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jews gather near times square new york at christmas for mass protest against israel apartheid – Video




jews gather near times square new york at christmas for mass protest against israel apartheid [POSTED UNDER FAIR USE MEDIA REPORTING] FAIR USE NOTICE: This video may contain copyrighted material. Such material is made available for educational purpose… By: 2LORDFEC

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The 9th Annual Israeli Apartheid Week 2013 | Israeli Apartheid …

*Announcing 9th Annual Israeli Apartheid Week (Feb-March 2013)* Ninth Annual Israeli Apartheid Week (February – March 2013) We are excited to announce the upcoming 9th annual Israeli Apartheid Week (IAW) starting late February in Europe and moving to various countries through the month of March. Israeli Apartheid Week (IAW) is an annual international series of events (including rallies, lectures, cultural performances, film screenings, multimedia displays and boycott of Israel actions) held in cities and campuses across the globe. Last years IAW was incredibly successful with over 215 cities participating worldwide. IAW seeks to raise awareness about Israel’s apartheid policies towards the Palestinians and to build support for the growing Boycott, Divestment, and Sanctions (BDS) against Israel campaign. To accommodate various university schedules and cities from around the world, IAW will take place in slightly different weeks but all in the months of February and March. Here is a list of dates for regions confirmed so far: Europe: February 25 – March 10 Palestine: 8-15 March United States: March 4 – 8 Canada: March 4 – 8 South Africa: March 11 17 If you would like to organize and be part of Israeli Apartheid Week on your campus or in your city please get in touch with us at iawinfo@apartheidweek.org. Also find us on Facebook and Twitter. HOW YOU CAN GET INVOLVED DURING IAW IAW offers ordinary people around the world an opportunity to partake in something truly global. If you would like to get involved and organize your own IAW event or action let us know so that we can share with you the IAW Basis of Unity and organizing principles. Here are some ways that you can actively get involved:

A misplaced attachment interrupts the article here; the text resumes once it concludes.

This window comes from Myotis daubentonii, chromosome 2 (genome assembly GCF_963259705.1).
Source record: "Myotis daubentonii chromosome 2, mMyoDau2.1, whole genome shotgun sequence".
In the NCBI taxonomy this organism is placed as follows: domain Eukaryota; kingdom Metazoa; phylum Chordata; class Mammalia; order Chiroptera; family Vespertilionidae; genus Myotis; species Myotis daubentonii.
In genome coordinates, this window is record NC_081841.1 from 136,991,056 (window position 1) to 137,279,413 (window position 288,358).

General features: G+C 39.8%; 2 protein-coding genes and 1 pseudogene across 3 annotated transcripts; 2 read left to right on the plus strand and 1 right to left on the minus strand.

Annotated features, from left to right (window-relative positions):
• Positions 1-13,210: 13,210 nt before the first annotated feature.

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Ben White – Israel: Apartheid Not Democracy – Video




Ben White – Israel: Apartheid Not Democracy This video is about Ben Tour. By: Porter Speakman Jr

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“Apartheid” | Stand for Israel